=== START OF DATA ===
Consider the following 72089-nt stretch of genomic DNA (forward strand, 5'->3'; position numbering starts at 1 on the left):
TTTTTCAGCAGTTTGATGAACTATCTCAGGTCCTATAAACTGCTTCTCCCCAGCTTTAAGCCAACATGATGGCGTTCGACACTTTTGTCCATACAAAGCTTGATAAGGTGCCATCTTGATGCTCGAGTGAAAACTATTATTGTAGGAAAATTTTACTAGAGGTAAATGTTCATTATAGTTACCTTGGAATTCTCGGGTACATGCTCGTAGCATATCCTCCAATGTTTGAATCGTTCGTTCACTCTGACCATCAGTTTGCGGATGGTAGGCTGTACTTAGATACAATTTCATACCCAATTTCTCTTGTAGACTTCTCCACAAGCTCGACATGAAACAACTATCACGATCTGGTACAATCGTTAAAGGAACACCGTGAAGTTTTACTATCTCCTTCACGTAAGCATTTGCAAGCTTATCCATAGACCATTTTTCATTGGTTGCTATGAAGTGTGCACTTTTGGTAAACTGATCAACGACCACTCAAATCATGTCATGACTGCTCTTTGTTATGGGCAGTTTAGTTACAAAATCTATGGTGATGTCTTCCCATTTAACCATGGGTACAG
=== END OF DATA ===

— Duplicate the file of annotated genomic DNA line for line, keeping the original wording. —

Consider the following 72089-nt stretch of genomic DNA (forward strand, 5'->3'; position numbering starts at 1 on the left):
TTTTTCAGCAGTTTGATGAACTATCTCAGGTCCTATAAACTGCTTCTCCCCAGCTTTAAGCCAACATGATGGCGTTCGACACTTTTGTCCATACAAAGCTTGATAAGGTGCCATCTTGATGCTCGAGTGAAAACTATTATTGTAGGAAAATTTTACTAGAGGTAAATGTTCATTATAGTTACCTTGGAATTCTCGGGTACATGCTCGTAGCATATCCTCCAATGTTTGAATCGTTCGTTCACTCTGACCATCAGTTTGCGGATGGTAGGCTGTACTTAGATACAATTTCATACCCAATTTCTCTTGTAGACTTCTCCACAAGCTCGACATGAAACAACTATCACGATCTGGTACAATCGTTAAAGGAACACCGTGAAGTTTTACTATCTCCTTCACGTAAGCATTTGCAAGCTTATCCATAGACCATTTTTCATTGGTTGCTATGAAGTGTGCACTTTTGGTAAACTGATCAACGACCACTCAAATCATGTCATGACTGCTCTTTGTTATGGGCAGTTTAGTTACAAAATCTATGGTGATGTCTTCCCATTTAACCATGGGTACAG